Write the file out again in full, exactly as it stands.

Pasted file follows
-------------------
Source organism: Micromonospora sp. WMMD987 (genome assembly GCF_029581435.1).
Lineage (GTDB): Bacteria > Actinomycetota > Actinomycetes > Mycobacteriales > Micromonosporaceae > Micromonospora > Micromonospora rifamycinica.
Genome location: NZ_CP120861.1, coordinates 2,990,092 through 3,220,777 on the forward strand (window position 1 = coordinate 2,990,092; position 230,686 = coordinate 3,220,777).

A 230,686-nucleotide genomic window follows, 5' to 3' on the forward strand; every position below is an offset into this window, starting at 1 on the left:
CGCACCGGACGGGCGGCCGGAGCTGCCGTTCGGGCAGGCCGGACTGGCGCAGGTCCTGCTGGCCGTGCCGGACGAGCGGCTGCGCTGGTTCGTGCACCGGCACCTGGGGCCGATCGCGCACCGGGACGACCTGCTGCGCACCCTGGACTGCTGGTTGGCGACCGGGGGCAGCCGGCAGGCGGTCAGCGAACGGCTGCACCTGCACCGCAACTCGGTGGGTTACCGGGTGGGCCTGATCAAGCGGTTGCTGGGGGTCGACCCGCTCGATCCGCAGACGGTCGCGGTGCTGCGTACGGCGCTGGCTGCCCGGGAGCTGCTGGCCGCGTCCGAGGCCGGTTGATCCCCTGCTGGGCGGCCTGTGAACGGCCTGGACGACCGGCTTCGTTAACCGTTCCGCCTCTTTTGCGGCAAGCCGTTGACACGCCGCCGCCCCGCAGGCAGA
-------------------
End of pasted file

Source organism: Micromonospora sp. WMMD987 (genome assembly GCF_029581435.1).
Lineage (GTDB): Bacteria > Actinomycetota > Actinomycetes > Mycobacteriales > Micromonosporaceae > Micromonospora > Micromonospora rifamycinica.
Genome location: NZ_CP120861.1, coordinates 2,990,092 through 3,220,777 on the forward strand (window position 1 = coordinate 2,990,092; position 230,686 = coordinate 3,220,777).

A 230,686-nucleotide genomic window follows, 5' to 3' on the forward strand; every position below is an offset into this window, starting at 1 on the left:
CGCACCGGACGGGCGGCCGGAGCTGCCGTTCGGGCAGGCCGGACTGGCGCAGGTCCTGCTGGCCGTGCCGGACGAGCGGCTGCGCTGGTTCGTGCACCGGCACCTGGGGCCGATCGCGCACCGGGACGACCTGCTGCGCACCCTGGACTGCTGGTTGGCGACCGGGGGCAGCCGGCAGGCGGTCAGCGAACGGCTGCACCTGCACCGCAACTCGGTGGGTTACCGGGTGGGCCTGATCAAGCGGTTGCTGGGGGTCGACCCGCTCGATCCGCAGACGGTCGCGGTGCTGCGTACGGCGCTGGCTGCCCGGGAGCTGCTGGCCGCGTCCGAGGCCGGTTGATCCCCTGCTGGGCGGCCTGTGAACGGCCTGGACGACCGGCTTCGTTAACCGTTCCGCCTCTTTTGCGGCAAGCCGTTGACACGCCGCCGCCCCGCAGGCAGA